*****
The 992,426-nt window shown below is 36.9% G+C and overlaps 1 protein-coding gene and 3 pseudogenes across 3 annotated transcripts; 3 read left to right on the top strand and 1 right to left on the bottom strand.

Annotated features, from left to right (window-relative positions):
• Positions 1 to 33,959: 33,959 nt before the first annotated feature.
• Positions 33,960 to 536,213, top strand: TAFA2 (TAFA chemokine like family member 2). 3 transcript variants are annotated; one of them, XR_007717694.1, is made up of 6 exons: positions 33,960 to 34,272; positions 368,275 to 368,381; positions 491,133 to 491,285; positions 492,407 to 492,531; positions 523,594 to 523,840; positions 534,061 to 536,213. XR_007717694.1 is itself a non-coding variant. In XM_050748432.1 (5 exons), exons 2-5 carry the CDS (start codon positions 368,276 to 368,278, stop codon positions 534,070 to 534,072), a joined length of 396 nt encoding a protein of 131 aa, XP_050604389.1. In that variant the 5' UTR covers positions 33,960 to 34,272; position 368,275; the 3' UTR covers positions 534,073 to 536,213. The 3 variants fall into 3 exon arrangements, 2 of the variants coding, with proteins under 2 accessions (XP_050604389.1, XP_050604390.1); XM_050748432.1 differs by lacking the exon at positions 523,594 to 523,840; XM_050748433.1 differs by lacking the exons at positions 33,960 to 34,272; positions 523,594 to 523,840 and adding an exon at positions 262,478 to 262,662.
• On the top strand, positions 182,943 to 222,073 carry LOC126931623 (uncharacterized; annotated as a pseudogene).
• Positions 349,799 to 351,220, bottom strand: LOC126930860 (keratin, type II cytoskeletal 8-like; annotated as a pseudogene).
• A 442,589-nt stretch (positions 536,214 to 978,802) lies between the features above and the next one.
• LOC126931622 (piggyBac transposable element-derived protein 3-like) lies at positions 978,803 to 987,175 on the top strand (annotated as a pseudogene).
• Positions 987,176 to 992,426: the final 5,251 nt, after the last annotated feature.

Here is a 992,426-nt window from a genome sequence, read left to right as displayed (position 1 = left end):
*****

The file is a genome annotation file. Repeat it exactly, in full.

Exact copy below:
The 992,426-nt window shown below is 36.9% G+C and overlaps 1 protein-coding gene and 3 pseudogenes across 3 annotated transcripts; 3 read left to right on the top strand and 1 right to left on the bottom strand.

Annotated features, from left to right (window-relative positions):
• Positions 1 to 33,959: 33,959 nt before the first annotated feature.
• Positions 33,960 to 536,213, top strand: TAFA2 (TAFA chemokine like family member 2). 3 transcript variants are annotated; one of them, XR_007717694.1, is made up of 6 exons: positions 33,960 to 34,272; positions 368,275 to 368,381; positions 491,133 to 491,285; positions 492,407 to 492,531; positions 523,594 to 523,840; positions 534,061 to 536,213. XR_007717694.1 is itself a non-coding variant. In XM_050748432.1 (5 exons), exons 2-5 carry the CDS (start codon positions 368,276 to 368,278, stop codon positions 534,070 to 534,072), a joined length of 396 nt encoding a protein of 131 aa, XP_050604389.1. In that variant the 5' UTR covers positions 33,960 to 34,272; position 368,275; the 3' UTR covers positions 534,073 to 536,213. The 3 variants fall into 3 exon arrangements, 2 of the variants coding, with proteins under 2 accessions (XP_050604389.1, XP_050604390.1); XM_050748432.1 differs by lacking the exon at positions 523,594 to 523,840; XM_050748433.1 differs by lacking the exons at positions 33,960 to 34,272; positions 523,594 to 523,840 and adding an exon at positions 262,478 to 262,662.
• On the top strand, positions 182,943 to 222,073 carry LOC126931623 (uncharacterized; annotated as a pseudogene).
• Positions 349,799 to 351,220, bottom strand: LOC126930860 (keratin, type II cytoskeletal 8-like; annotated as a pseudogene).
• A 442,589-nt stretch (positions 536,214 to 978,802) lies between the features above and the next one.
• LOC126931622 (piggyBac transposable element-derived protein 3-like) lies at positions 978,803 to 987,175 on the top strand (annotated as a pseudogene).
• Positions 987,176 to 992,426: the final 5,251 nt, after the last annotated feature.

Here is a 992,426-nt window from a genome sequence, read left to right as displayed (position 1 = left end):